Travel money advice: Cash or card? And the money scam travellers fall for



21 Jun, 2022 01:40 AM

The days of converting physical cash for travel may be over. Photo / Unsplash

For the longest time, the process of going abroad has always involved the ritual of converting our cash into foreign currency, whether at a local bank, foreign ATM or airport currency exchange booth.

Yet, in just a few years, my little snaplock bags of pounds, Yen, Euros and US dollars have become relics of a bygone era; a time before you could largely travel with a tap of your credit card or mobile wallet.

While digital payment options have been in the works for a decade, the pandemic was an undeniable catalyst that prompted more people to shop online while in lockdown and favour tap-to-pay over handling physical cash.

Combine this changing landscape with a lack of travel and it’s fair to feel a little uncertain about how to do money well while overseas.

Keep a little cash

Overseas shops, restaurants, markets and attractions may be embracing contactless payment options but don’t ditch all your cash just yet. Recently, while travelling around the big city fo Quito, Ecuador I was relieved to have a few coins on hand when visiting a public bathroom after realising you had to ‘buy’ toilet paper from a coin-operated machine. So, it pays to have a little cash when travelling around smaller, less urban cities or places with a strong tipping culture.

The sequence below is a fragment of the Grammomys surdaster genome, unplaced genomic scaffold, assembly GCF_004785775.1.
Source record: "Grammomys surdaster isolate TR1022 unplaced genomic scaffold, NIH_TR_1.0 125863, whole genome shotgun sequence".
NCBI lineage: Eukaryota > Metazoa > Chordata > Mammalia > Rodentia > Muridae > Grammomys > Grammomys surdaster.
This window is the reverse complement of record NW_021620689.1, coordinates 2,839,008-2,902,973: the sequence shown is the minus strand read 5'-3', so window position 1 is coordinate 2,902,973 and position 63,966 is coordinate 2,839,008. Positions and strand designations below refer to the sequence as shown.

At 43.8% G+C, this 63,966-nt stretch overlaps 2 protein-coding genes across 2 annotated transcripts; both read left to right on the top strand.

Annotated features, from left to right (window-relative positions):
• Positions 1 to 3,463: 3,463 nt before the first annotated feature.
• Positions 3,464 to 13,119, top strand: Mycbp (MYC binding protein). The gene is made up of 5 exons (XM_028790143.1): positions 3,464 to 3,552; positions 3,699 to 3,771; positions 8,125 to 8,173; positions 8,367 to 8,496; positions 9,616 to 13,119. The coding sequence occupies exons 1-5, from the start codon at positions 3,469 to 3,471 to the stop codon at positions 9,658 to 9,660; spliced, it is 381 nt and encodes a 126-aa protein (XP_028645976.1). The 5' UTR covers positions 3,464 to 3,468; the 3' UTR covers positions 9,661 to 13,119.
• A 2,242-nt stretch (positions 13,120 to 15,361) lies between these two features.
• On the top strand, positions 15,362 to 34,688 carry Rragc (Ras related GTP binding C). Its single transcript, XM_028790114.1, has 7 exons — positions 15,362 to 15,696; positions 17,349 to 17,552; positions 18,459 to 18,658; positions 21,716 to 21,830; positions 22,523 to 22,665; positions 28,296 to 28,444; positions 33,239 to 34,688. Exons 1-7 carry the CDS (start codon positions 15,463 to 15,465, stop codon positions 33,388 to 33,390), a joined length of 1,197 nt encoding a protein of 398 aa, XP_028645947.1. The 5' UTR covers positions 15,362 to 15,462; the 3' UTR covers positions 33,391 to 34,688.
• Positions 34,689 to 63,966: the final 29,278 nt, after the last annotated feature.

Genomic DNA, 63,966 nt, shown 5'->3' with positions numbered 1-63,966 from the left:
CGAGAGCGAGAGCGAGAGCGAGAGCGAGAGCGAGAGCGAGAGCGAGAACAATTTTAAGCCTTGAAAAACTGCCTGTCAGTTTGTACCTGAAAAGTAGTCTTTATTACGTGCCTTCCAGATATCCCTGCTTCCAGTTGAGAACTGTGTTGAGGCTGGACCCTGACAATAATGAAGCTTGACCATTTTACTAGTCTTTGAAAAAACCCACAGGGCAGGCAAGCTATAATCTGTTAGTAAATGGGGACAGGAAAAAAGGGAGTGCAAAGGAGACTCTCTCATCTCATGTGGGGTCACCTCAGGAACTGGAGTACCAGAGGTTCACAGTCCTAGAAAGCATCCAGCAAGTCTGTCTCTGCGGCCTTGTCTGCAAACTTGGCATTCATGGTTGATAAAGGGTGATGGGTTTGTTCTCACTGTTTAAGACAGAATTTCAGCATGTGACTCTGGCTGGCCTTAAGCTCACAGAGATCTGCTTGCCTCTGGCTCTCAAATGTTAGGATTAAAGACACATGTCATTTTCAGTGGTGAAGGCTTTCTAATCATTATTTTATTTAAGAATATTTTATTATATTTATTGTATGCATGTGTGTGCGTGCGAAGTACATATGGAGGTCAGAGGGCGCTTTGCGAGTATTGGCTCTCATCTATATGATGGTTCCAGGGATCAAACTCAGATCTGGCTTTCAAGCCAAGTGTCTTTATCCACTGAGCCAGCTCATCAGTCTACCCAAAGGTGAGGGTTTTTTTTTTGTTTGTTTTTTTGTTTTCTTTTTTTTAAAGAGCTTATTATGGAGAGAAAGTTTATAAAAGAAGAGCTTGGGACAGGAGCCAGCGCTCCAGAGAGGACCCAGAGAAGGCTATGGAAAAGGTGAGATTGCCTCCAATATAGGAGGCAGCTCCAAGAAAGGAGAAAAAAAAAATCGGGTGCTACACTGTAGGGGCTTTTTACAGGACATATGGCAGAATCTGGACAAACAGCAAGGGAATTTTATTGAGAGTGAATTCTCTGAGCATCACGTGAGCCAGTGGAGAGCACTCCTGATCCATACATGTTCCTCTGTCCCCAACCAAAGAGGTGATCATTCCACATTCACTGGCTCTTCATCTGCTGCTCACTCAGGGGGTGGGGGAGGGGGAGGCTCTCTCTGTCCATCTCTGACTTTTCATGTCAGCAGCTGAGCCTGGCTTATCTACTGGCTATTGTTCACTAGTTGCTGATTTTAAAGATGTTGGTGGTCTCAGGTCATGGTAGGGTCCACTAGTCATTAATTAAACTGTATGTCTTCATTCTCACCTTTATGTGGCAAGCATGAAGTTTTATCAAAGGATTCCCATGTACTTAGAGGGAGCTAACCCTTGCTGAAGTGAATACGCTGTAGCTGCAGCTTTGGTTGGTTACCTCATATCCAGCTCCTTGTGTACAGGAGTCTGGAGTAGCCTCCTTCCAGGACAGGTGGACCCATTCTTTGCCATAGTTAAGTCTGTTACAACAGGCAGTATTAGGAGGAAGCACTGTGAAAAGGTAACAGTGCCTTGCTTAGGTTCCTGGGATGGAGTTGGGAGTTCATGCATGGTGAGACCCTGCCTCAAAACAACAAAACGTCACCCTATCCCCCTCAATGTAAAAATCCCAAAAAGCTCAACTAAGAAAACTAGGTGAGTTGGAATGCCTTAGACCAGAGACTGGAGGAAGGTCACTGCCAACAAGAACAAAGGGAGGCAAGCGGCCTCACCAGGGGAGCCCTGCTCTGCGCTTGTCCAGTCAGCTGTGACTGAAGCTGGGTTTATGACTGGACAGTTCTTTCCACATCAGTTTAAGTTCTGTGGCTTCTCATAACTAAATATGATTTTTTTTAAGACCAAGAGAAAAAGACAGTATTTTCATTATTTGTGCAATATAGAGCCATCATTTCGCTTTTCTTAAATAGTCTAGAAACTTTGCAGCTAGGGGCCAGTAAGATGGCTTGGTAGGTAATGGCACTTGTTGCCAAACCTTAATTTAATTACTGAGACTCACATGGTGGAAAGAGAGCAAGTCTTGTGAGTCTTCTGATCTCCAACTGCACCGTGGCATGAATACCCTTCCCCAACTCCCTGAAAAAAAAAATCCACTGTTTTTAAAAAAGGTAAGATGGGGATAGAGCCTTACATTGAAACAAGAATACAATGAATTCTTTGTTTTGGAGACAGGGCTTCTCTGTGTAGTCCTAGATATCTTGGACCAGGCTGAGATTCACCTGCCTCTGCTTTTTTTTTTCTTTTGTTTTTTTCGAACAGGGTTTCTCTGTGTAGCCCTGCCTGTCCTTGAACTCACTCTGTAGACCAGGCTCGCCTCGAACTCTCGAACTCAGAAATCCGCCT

Always go local

If you aren’t familiar with the phrase ‘Dynamic Currency Conversion’ allow me to introduce you to one of the biggest currency scams for travellers. Known as DCC, this is a service that offers a cardholder the option to pay for something in the local or home currency. For example, a credit card machine at a New York restaurant could offer an option to pay in USD or NZD.

At first, the opportunity to pay in NZD seems kind as you can see exactly how much you’ll be charged in a familiar currency.

The catch? This allows the ATM, merchant or online website to charge whatever exchange rate it likes. Which, unsurprisingly, is often much higher than the actual rate with additional charges added on top.

So, always, always use local currency to avoid being hit with steep conversion rates and charges.

Credit card or debit card?

Okay, so more destinations favour card payments, and the best bet is to select local currency but the question is, what card should we use?

According to research from Money Hub in April, using a debit or credit card for overseas purchases (either online or outside NZ), can incur an additional 1.3 – 4.5 per cent fee, depending on your card.

Following the study, the Wise Debit Card was touted as the best bang for your overseas buck. Aside from a NZ$14 cost for the card, it offers the best exchange rates and low (or in some instances, free) conversion fees. The card also comes with an app that tracks your spending in foreign and NZ currency.

If you’re set on a credit card, Flight Centre Mastercard was rated the best thanks to a 0 per cent overseas currency conversion fee and ANZ offered the best bank deal with a 1.30 per cent currency conversion fee.


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